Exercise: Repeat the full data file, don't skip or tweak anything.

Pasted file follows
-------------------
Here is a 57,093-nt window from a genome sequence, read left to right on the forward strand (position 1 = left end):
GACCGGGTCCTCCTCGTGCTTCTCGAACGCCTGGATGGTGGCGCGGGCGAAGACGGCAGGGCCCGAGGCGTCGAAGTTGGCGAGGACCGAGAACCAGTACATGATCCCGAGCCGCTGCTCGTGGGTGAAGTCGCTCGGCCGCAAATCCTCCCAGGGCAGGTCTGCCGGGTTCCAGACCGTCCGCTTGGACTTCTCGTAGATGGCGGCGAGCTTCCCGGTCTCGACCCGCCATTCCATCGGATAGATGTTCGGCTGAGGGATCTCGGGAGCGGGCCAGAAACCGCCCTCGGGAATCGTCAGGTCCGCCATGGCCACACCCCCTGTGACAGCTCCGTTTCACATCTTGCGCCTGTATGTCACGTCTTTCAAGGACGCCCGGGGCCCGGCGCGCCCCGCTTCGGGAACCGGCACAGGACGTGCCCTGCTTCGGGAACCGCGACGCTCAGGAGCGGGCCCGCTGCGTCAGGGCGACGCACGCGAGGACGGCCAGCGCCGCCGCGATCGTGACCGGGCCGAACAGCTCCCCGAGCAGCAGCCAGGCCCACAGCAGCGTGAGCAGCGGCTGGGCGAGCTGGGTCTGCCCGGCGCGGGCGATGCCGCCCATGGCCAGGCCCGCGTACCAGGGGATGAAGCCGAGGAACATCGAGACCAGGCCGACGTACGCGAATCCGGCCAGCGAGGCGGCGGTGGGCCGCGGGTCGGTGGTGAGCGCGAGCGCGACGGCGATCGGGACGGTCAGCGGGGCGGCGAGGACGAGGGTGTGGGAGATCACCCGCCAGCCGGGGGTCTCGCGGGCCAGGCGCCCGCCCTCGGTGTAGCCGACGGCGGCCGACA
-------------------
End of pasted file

Here is a 57,093-nt window from a genome sequence, read left to right on the forward strand (position 1 = left end):
GACCGGGTCCTCCTCGTGCTTCTCGAACGCCTGGATGGTGGCGCGGGCGAAGACGGCAGGGCCCGAGGCGTCGAAGTTGGCGAGGACCGAGAACCAGTACATGATCCCGAGCCGCTGCTCGTGGGTGAAGTCGCTCGGCCGCAAATCCTCCCAGGGCAGGTCTGCCGGGTTCCAGACCGTCCGCTTGGACTTCTCGTAGATGGCGGCGAGCTTCCCGGTCTCGACCCGCCATTCCATCGGATAGATGTTCGGCTGAGGGATCTCGGGAGCGGGCCAGAAACCGCCCTCGGGAATCGTCAGGTCCGCCATGGCCACACCCCCTGTGACAGCTCCGTTTCACATCTTGCGCCTGTATGTCACGTCTTTCAAGGACGCCCGGGGCCCGGCGCGCCCCGCTTCGGGAACCGGCACAGGACGTGCCCTGCTTCGGGAACCGCGACGCTCAGGAGCGGGCCCGCTGCGTCAGGGCGACGCACGCGAGGACGGCCAGCGCCGCCGCGATCGTGACCGGGCCGAACAGCTCCCCGAGCAGCAGCCAGGCCCACAGCAGCGTGAGCAGCGGCTGGGCGAGCTGGGTCTGCCCGGCGCGGGCGATGCCGCCCATGGCCAGGCCCGCGTACCAGGGGATGAAGCCGAGGAACATCGAGACCAGGCCGACGTACGCGAATCCGGCCAGCGAGGCGGCGGTGGGCCGCGGGTCGGTGGTGAGCGCGAGCGCGACGGCGATCGGGACGGTCAGCGGGGCGGCGAGGACGAGGGTGTGGGAGATCACCCGCCAGCCGGGGGTCTCGCGGGCCAGGCGCCCGCCCTCGGTGTAGCCGACGGCGGCCGACA